Saturday, October 6, 2012
The Lord: Chapter 32, “Signs”
Jesus walking on water. It’s one of the best-known “signs” (or miracles) in the Gospels and one of the easiest to dismiss: Symbolism! The imaginary flight of a crackpot Evangelist!
Or else we reduce the whole thing to self-suggestion. Is walking on water any bigger deal than walking on fire, like Japanese Buddhists, like Tony Robbins?!
The beauty of Romano Guardini’s book The Lord is that it invites the reader to contemplate again these old familiar “Bible stories”—not only for their literal truth (there is that) but also for their deeper, overlooked significance.
The thing I forget about the water-walking night scene in Matthew 14 is that Peter did it too! It’s here—on Peter’s walking and then sinking and then being held up again by the Lord—that RG shines a new light.
Before going there, please note that I am not going to write anything tonight about our experiences at boarding school. I know that I’ve tried so far to link each chapter in The Lord with an experience you and I shared in common over forty years ago. I’ve had my reasons, and I’ve been enjoying the exercise.
But I cannot do that here because I can’t find a single analog in our Exeter experience. Where was faith to be found there? Where was “That great, undaunted will to union with Christ which is [Peter’s] profoundest trait”? Was there one teacher, one class, one experience that elicited such faith, that encouraged us to walk on water? I don’t think so.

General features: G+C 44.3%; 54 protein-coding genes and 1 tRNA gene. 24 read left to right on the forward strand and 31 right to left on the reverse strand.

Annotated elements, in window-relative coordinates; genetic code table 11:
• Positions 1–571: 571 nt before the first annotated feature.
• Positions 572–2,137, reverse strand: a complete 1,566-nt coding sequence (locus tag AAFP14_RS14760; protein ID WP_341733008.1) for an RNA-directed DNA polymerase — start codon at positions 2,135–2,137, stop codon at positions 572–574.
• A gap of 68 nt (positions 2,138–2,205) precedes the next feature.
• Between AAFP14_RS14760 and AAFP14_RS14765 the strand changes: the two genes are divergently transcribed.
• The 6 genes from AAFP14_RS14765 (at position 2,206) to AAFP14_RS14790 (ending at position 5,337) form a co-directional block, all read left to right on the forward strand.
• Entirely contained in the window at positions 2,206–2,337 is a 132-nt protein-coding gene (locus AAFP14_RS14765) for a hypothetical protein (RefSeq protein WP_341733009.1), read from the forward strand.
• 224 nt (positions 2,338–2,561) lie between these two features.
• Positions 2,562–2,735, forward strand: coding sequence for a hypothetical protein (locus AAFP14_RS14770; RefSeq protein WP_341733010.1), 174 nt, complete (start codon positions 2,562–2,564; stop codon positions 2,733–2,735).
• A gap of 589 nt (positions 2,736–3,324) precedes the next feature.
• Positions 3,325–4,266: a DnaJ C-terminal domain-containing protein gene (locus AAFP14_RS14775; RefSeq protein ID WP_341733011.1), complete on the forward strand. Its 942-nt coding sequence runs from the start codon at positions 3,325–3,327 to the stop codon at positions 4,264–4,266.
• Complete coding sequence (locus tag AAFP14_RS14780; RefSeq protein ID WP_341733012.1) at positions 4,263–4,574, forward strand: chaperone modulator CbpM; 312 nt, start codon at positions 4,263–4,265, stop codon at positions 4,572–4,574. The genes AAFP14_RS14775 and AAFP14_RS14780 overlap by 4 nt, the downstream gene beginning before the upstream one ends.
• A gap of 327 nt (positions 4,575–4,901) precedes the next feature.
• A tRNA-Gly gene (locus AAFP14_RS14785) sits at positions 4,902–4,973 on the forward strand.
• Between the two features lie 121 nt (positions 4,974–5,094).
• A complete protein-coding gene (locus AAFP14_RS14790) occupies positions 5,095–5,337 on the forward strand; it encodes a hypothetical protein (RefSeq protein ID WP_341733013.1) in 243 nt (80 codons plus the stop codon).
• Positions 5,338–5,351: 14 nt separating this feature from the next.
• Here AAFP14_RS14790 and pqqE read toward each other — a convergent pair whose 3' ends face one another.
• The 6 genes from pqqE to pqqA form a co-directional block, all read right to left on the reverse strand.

Let me tell you simply what Guardini says about Peter’s water walk: “What happens to Peter in that hour happens daily in every Christian life.” So it’s symbolism then, RG? Is that it? Well, not exactly:
“To count for nothing the things the world holds dear, and for all-important what the world counts for nothing—simply on the word of Christ; to be contradicted again and again by those around us and by our own hearts within us, yet to stand fast, that is no easier than Peter’s walking on the waves.”
That is what any Catholic Christian must do today, when all the winds from science and postmodern society are blowing in the opposite direction, to stand fast. “Living in faith, working in faith, practicing faith—that is what counts,” Guardini writes. “Daily, earnest exercise of faith is what alters our sense of reality. Experience of genuine reality must be our aim.
“But that is auto-suggestion, someone objects. To this there is not much that can be said, little more than: You say that because you stand outside the experience. . . .
“Enter into faith, and you will see clearly what it is we are striving for.”
This series of posts continues here with chapter 33.
* This post continues a series of open letters about Romano Guardini’s The Lord to a very real and still valued friend from my days at boarding school over forty years ago.